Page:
Wimbledon Picks -- The men
After a two-year hiatus bunking in the city, I’m back staying in Wimbledon village this year and I must say it’s fun to be back in the thick of it, especially the first few days of the tournament. I saw the odd player here and there during my run yesterday and bumped into Robin Soderling’s coach, Magnus Norman, buying some provisions. It’s pleasant for a change to chat with folks in a casual, real-life environment as opposed to jostling to get a comment from them in the players lounge after wins and losses.
So here we go with my last-minute predictions -- with the women to follow later.
So much is going for Federer: He’s finally conquered Paris; he’s on the surface where he has the biggest advantage against the rest of the field; he's motivated to tie Pete Sampras' major mark; he is in essence playing with house money after bagging a career Slam earlier this month; and of course, there is no Nadal to contend with. And yet, I’m just not feeling it for the Swiss Maestro. It's time to crown King Murray, despite his tender 22 years.
First, though, to the top half of the draw. As much as it would be nice for the hardworking American, Andy Roddick, to at least reach the final and perhaps come away with a second major, I think he matches up too poorly with Murray. I expect a fired-up Roddick to blast his way to the semifinals. Obstacles on the way include former Wimbledon junior champ Jurgen Melzer and the winner of Nikolay Davydenko and Tomas Berdych in the fourth round. If rising Juan Martin Del Potro of Argentina reached the last eight – his grass court game is unproven – Roddick’s experience and drive will prevail.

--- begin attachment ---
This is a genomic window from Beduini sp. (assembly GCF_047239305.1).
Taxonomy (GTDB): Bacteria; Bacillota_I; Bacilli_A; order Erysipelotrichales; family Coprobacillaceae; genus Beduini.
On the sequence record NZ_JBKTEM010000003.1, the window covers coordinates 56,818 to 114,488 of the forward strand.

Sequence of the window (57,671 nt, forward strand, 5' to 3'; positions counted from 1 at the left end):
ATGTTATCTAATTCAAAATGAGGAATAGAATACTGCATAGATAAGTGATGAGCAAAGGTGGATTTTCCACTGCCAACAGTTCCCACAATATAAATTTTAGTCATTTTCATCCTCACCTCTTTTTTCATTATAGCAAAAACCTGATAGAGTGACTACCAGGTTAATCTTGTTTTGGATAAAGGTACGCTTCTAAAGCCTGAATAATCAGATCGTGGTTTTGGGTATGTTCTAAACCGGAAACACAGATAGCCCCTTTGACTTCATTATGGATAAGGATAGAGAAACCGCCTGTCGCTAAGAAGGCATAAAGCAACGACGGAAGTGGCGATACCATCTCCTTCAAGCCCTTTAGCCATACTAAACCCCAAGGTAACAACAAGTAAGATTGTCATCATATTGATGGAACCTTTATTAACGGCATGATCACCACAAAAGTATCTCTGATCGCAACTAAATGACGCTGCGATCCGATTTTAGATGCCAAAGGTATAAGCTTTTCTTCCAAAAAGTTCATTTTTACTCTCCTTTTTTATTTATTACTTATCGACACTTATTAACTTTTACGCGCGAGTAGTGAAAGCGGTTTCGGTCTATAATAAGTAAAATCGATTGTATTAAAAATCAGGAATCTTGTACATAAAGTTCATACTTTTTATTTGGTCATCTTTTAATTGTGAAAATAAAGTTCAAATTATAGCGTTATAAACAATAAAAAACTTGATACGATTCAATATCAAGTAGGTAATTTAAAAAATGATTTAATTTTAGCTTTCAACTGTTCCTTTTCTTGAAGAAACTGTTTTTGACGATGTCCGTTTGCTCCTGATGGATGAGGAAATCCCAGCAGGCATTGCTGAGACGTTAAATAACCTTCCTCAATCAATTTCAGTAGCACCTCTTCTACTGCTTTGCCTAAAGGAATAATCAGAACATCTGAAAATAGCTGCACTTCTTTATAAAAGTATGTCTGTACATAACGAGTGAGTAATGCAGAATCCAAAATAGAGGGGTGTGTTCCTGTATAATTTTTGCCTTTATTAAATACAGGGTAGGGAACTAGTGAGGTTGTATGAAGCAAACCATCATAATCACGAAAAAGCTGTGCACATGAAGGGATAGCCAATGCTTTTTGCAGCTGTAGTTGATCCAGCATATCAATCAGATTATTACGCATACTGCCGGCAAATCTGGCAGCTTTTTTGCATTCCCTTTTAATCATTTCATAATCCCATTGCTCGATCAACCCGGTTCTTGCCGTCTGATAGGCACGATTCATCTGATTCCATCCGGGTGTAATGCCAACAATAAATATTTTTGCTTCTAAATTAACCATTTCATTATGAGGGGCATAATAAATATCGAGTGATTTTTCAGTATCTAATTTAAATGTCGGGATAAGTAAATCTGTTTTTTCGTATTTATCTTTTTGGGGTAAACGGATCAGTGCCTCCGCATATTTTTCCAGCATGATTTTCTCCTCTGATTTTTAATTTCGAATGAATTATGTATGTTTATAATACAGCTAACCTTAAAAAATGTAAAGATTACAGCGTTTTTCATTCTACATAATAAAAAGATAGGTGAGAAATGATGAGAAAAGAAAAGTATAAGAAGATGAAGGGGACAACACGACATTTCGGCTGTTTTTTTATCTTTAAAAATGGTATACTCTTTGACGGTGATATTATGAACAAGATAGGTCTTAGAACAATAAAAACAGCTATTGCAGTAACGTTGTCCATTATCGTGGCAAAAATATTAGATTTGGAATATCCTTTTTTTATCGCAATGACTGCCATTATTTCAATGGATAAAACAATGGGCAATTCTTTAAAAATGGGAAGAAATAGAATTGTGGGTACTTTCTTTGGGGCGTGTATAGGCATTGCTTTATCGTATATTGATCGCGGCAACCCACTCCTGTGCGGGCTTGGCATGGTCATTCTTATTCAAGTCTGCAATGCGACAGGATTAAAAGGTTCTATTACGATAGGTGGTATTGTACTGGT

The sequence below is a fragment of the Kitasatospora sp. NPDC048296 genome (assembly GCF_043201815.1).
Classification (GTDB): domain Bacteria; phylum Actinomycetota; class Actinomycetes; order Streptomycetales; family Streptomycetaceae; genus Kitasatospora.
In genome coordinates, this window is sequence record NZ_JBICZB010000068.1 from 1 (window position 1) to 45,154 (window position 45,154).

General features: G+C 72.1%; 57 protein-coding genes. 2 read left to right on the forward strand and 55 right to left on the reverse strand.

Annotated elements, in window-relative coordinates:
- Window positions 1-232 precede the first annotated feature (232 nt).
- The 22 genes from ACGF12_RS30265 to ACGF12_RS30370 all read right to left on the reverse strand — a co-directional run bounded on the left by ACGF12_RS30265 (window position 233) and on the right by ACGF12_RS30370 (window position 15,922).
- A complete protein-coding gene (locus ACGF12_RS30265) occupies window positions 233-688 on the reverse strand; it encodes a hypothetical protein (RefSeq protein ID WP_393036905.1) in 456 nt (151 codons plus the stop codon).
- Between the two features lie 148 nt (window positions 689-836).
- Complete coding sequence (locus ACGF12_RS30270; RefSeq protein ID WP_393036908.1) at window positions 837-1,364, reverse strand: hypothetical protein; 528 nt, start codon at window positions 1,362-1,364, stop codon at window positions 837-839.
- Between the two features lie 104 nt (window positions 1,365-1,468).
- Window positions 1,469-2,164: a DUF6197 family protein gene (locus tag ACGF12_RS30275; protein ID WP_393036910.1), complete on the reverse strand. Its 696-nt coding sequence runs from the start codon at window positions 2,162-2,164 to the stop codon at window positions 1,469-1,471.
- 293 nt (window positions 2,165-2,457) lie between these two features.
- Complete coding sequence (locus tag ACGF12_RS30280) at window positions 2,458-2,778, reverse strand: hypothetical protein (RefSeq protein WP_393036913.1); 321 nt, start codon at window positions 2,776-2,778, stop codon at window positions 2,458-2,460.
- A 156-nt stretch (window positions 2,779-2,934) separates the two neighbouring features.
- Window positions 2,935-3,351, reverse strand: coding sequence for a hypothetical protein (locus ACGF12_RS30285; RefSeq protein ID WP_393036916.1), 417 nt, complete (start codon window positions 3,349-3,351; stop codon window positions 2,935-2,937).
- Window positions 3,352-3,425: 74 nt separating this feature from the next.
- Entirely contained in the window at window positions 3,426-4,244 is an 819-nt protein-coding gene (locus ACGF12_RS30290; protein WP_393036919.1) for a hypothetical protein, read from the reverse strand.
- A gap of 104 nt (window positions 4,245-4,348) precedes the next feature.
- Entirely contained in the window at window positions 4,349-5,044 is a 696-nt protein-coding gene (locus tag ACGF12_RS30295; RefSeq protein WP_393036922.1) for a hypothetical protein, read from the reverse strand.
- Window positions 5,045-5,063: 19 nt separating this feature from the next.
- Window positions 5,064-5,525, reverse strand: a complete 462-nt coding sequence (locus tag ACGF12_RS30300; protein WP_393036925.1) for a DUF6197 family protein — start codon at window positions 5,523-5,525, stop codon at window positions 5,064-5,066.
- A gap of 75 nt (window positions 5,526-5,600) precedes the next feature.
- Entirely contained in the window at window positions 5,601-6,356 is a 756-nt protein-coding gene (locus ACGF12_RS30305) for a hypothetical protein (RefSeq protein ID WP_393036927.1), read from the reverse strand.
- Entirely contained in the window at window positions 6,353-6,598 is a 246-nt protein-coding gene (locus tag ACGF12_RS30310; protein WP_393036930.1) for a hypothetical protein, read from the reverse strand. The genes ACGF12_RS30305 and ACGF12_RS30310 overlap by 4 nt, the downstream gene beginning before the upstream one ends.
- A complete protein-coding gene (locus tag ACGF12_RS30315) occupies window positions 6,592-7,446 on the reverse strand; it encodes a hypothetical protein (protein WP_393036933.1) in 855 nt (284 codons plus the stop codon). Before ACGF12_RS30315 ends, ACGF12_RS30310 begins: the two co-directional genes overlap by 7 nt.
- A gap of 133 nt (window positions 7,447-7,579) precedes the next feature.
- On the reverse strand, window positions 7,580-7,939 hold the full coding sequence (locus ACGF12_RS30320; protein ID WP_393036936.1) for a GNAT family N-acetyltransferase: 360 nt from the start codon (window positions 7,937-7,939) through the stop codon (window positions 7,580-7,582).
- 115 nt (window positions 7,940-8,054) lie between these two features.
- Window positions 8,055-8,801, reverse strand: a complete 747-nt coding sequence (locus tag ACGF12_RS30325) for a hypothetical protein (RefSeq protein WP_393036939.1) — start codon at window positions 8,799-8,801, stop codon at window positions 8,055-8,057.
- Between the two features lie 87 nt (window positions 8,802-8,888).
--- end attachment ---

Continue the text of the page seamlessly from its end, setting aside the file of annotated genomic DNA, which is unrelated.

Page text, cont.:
Scot Murray has his own set of challenges in the bottom quarter, namely Stan Wawrinka or last year’s semifinalist Marat Safin (third round) followed by explosive Fernando Gonzalez or Gilles Simon in the quarterfinals. But Murray is a gamer on grass, and despite the ridiculous pressure on him to win here, he will use his guts and shotmaking repertoire to beat back the challenges and meet Roddick in the semifinals. Although Roddick has the bigger game, Murray is able to get the American's serve back and do damage with his own improving delivery. Once the ball is in play, Murray has a keen advantage, and he will use it to advance to his second Grand Slam final.
The highest seed in the top quarter of the bottom half is Novak Djokovic. The Serb has lost some of his swagger this year, and I'm picking a dark horse from this section: Either Marin Cilic or Tommy Haas. The long and powerful Cilic has a great game for grass, and the German veteran has been playing top-15 tennis of late. The winner of their third round clash will move on to take out James Blake and then Djokovic. I'm leaning towards Cilic for a breakout tournament.
Federer is in the toughest section of the draw, with streaky Philippe Kohlschreiber, big lefty Feliciano Lopez, French Open finalist Robin Soderling and the always-dangerous Jo-Wilfried Tsonga. He could face another lefty, Fernando Verdasco, in the quarterfinals. It would not shock me if Federer went down to one of these players, especially if they get hot, but the Swiss No. 2 will be too experienced and determined to lose early on grass and will make it to the last four.
He will crush his opponent there --- either Cilic or Haas – and look primed for a sixth Wimbledon and third major in the 10 months. But Murray will have taken some lessons from his U.S. Open loss to Federer, and with a soccer-like backing from the home crowd the Scot will bring home Britain’s first major by a man in 73 years.